War is something that can change the very principles of a person, it can change a person and leave multiple effects that can last for their entire life. The sniper is fighting in a civil war where friends and family can turn into enemies at a moment's notice. The fight is between the Republicans and the Free Staters, the protagonist is a sniper for the Republicans. Throughout the story, we go into the state of mind of the main character and learn some ramifications that he gained in the war. The text, “The Sniper” by Liam O’Flaherty shows us the physical and psychological results of war, that happens to people.
The other sniper is situated on a building on the other side of the street as the Republican Sniper. On top of being shot at, an armored car, of the opposing side, drives up near the Republican sniper’s position. He believes that his position was given up by a local woman who was walking around. The Republican sniper must kill this woman or his life will be in jeopardy. The Republican sniper takes the shot, and kills the woman. However, even after killing the woman, the Republican Sniper is still being shot at. He has to shelter himself, so, making his way to the top floor of the building, he situates himself. The Republican sniper proceeds to have a shootout with the other unknown sniper. The Republican sniper needs a way to kill his opponent, so he devises an ingenious plan. He fakes his death by pretending to be shot in the head. The opposing sniper, thinking he had killed the Republican sniper, makes his way out of his hiding spot. This exposes him, and the Republican sniper has a clear shot. The Republican sniper takes the shot, and sees the body of his opponent falling to the ground. The Republican sniper then goes to examine the dead body of his opponent, and to his horrifying realization, discovers that the man he had just outwitted and killed, was really his brother.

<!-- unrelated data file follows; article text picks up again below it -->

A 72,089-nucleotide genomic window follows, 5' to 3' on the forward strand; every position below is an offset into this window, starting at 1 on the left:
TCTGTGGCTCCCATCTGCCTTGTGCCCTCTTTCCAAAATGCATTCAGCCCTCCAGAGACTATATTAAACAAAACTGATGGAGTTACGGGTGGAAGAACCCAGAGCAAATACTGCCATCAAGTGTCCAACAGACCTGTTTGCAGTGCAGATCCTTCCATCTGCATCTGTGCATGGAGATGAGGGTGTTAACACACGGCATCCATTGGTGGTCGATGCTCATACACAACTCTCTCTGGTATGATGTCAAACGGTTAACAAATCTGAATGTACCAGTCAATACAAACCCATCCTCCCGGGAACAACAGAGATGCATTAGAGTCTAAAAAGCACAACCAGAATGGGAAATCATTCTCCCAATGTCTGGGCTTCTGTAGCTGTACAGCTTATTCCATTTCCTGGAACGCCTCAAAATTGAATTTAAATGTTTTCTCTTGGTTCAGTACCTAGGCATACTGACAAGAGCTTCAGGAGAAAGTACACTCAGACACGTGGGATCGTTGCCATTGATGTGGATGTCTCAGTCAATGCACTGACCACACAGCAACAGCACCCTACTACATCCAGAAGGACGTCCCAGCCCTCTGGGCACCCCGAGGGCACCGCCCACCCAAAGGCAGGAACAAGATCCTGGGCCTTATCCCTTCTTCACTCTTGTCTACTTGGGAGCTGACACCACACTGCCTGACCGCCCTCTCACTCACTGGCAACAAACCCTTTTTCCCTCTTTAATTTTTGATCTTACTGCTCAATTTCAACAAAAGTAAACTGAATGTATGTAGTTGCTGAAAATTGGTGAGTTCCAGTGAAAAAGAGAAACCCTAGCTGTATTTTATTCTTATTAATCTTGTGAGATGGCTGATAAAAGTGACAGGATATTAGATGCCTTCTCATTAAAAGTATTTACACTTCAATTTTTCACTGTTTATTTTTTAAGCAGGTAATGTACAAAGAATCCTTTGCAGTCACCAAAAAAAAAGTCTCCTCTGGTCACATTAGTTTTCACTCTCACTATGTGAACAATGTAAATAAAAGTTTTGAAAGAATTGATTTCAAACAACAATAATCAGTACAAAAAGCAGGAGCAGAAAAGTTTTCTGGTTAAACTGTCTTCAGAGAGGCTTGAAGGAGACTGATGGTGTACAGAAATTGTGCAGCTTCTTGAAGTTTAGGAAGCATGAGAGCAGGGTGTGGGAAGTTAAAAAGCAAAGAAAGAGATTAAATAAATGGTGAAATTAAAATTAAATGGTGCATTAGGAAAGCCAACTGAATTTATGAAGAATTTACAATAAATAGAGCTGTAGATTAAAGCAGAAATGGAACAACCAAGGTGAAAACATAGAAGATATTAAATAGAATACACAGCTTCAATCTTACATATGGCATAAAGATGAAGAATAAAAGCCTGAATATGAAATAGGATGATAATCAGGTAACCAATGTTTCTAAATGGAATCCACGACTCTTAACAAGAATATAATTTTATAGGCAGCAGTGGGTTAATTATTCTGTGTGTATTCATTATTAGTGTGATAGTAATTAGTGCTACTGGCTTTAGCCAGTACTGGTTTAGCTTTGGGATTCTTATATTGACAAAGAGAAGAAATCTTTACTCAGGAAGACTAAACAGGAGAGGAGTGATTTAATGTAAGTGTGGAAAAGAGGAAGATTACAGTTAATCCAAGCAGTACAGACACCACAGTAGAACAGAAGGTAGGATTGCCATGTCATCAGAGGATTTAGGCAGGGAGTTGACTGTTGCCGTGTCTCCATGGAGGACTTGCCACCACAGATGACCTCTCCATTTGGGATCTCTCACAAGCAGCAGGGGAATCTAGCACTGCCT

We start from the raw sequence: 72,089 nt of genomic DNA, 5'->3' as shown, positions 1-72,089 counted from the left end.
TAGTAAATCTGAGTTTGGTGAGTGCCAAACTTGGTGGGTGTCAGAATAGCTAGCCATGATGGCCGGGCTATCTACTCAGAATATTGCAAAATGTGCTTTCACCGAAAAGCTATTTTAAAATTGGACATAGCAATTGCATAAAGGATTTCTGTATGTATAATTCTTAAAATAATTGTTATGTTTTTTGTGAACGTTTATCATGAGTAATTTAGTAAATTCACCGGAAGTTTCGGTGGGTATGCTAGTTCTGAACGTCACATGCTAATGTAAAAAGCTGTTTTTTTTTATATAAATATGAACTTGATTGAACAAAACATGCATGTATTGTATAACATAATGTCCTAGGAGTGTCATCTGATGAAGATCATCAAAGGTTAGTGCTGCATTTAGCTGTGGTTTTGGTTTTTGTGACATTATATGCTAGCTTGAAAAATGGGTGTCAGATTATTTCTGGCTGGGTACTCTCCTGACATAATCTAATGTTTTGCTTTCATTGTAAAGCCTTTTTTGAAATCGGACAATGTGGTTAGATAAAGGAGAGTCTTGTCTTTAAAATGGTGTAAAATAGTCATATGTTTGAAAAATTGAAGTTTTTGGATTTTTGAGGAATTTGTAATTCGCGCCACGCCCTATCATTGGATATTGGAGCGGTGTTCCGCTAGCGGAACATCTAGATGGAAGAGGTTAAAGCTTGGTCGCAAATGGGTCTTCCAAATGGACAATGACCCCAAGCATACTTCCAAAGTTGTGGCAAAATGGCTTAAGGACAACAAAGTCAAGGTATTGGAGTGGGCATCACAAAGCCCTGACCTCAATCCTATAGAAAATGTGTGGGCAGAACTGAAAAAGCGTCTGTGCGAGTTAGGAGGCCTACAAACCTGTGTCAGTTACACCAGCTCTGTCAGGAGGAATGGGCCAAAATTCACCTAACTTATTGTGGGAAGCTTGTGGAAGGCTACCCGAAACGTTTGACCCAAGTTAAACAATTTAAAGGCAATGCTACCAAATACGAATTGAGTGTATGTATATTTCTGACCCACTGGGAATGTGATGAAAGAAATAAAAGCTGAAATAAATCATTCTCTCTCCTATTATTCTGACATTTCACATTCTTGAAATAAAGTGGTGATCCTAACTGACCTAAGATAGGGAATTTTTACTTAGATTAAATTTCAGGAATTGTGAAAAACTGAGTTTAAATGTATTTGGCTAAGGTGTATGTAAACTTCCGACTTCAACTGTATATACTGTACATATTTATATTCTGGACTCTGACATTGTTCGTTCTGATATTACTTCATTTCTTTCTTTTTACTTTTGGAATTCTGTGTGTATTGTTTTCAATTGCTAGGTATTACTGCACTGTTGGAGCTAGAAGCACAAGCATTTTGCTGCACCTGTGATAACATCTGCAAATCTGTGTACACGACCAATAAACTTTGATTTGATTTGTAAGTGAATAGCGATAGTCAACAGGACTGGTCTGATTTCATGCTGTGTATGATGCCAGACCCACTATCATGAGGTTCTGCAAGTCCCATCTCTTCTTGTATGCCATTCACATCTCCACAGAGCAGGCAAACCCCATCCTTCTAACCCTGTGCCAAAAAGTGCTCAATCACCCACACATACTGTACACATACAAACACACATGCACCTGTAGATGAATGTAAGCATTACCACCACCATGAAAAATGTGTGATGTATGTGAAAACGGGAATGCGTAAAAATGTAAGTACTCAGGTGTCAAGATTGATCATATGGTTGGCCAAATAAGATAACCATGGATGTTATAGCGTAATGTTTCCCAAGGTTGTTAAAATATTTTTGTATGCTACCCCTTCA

The Sniper, written by Liam O’Flaherty, is a story about a Republican sniper in the Irish civil war in 1922. This story tells of a night spent on a roof looking for the enemy, the Free-Staters. In this short description of the nights events, the sniper kills 3 people; a soldier, an informer, and finally an enemy sniper on the roof across the road from him. In the end this enemy sniper turns out to be the republicans brother. This story shows the the specific characteristics a sniper must have to carry out their duty. A key moment in this text which influenced the sniper is the Civil war itself.
thinks is right or a person who fights because he has to? “The Sniper” tells a story of a sniper who is in a fight between another sniper. The story takes place in Dublin Ireland and is considered Civil War. In ¨The Sniper,” Liam O’Flaherty uses diction, point of view, and plot to create a story of loss, pain , and an intense mood.